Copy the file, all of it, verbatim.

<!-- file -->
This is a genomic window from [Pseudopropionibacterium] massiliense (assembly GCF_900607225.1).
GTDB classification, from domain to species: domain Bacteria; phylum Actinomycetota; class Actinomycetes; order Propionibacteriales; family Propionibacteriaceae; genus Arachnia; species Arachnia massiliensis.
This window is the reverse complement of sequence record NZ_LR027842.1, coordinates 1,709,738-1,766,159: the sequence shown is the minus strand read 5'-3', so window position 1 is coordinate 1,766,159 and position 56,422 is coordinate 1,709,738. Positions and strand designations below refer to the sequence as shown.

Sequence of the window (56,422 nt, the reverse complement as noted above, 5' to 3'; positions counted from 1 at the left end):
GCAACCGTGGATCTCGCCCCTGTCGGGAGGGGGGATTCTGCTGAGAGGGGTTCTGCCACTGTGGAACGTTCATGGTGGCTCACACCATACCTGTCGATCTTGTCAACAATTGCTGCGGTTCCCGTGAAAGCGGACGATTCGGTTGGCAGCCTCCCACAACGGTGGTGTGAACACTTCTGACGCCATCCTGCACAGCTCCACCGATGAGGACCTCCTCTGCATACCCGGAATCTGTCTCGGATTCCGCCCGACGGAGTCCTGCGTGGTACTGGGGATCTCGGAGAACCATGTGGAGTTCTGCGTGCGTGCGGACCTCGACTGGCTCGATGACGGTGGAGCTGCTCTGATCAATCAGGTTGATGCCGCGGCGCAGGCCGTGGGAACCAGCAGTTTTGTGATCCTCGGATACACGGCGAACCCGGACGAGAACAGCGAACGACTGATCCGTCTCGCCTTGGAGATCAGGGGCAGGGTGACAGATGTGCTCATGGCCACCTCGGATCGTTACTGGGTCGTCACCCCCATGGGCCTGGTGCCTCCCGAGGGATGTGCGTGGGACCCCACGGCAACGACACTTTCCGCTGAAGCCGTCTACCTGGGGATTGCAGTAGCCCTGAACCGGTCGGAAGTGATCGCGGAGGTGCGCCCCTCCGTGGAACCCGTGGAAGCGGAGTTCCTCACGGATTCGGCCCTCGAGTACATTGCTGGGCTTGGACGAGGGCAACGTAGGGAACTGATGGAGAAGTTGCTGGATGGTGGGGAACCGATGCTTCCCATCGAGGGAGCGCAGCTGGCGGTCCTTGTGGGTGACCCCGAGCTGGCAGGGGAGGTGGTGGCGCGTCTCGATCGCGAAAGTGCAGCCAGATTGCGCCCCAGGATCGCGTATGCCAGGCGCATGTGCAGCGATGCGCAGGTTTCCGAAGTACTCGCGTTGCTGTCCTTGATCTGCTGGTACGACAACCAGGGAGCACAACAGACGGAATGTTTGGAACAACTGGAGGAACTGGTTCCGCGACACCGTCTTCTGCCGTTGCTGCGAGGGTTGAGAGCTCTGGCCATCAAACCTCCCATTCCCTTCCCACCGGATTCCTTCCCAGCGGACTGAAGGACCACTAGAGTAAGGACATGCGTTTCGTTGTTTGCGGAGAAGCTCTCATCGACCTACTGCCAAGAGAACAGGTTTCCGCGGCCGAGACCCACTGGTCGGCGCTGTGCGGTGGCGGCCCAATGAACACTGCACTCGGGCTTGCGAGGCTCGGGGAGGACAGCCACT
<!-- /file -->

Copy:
This is a genomic window from [Pseudopropionibacterium] massiliense (assembly GCF_900607225.1).
GTDB classification, from domain to species: domain Bacteria; phylum Actinomycetota; class Actinomycetes; order Propionibacteriales; family Propionibacteriaceae; genus Arachnia; species Arachnia massiliensis.
This window is the reverse complement of sequence record NZ_LR027842.1, coordinates 1,709,738-1,766,159: the sequence shown is the minus strand read 5'-3', so window position 1 is coordinate 1,766,159 and position 56,422 is coordinate 1,709,738. Positions and strand designations below refer to the sequence as shown.

Sequence of the window (56,422 nt, the reverse complement as noted above, 5' to 3'; positions counted from 1 at the left end):
GCAACCGTGGATCTCGCCCCTGTCGGGAGGGGGGATTCTGCTGAGAGGGGTTCTGCCACTGTGGAACGTTCATGGTGGCTCACACCATACCTGTCGATCTTGTCAACAATTGCTGCGGTTCCCGTGAAAGCGGACGATTCGGTTGGCAGCCTCCCACAACGGTGGTGTGAACACTTCTGACGCCATCCTGCACAGCTCCACCGATGAGGACCTCCTCTGCATACCCGGAATCTGTCTCGGATTCCGCCCGACGGAGTCCTGCGTGGTACTGGGGATCTCGGAGAACCATGTGGAGTTCTGCGTGCGTGCGGACCTCGACTGGCTCGATGACGGTGGAGCTGCTCTGATCAATCAGGTTGATGCCGCGGCGCAGGCCGTGGGAACCAGCAGTTTTGTGATCCTCGGATACACGGCGAACCCGGACGAGAACAGCGAACGACTGATCCGTCTCGCCTTGGAGATCAGGGGCAGGGTGACAGATGTGCTCATGGCCACCTCGGATCGTTACTGGGTCGTCACCCCCATGGGCCTGGTGCCTCCCGAGGGATGTGCGTGGGACCCCACGGCAACGACACTTTCCGCTGAAGCCGTCTACCTGGGGATTGCAGTAGCCCTGAACCGGTCGGAAGTGATCGCGGAGGTGCGCCCCTCCGTGGAACCCGTGGAAGCGGAGTTCCTCACGGATTCGGCCCTCGAGTACATTGCTGGGCTTGGACGAGGGCAACGTAGGGAACTGATGGAGAAGTTGCTGGATGGTGGGGAACCGATGCTTCCCATCGAGGGAGCGCAGCTGGCGGTCCTTGTGGGTGACCCCGAGCTGGCAGGGGAGGTGGTGGCGCGTCTCGATCGCGAAAGTGCAGCCAGATTGCGCCCCAGGATCGCGTATGCCAGGCGCATGTGCAGCGATGCGCAGGTTTCCGAAGTACTCGCGTTGCTGTCCTTGATCTGCTGGTACGACAACCAGGGAGCACAACAGACGGAATGTTTGGAACAACTGGAGGAACTGGTTCCGCGACACCGTCTTCTGCCGTTGCTGCGAGGGTTGAGAGCTCTGGCCATCAAACCTCCCATTCCCTTCCCACCGGATTCCTTCCCAGCGGACTGAAGGACCACTAGAGTAAGGACATGCGTTTCGTTGTTTGCGGAGAAGCTCTCATCGACCTACTGCCAAGAGAACAGGTTTCCGCGGCCGAGACCCACTGGTCGGCGCTGTGCGGTGGCGGCCCAATGAACACTGCACTCGGGCTTGCGAGGCTCGGGGAGGACAGCCACT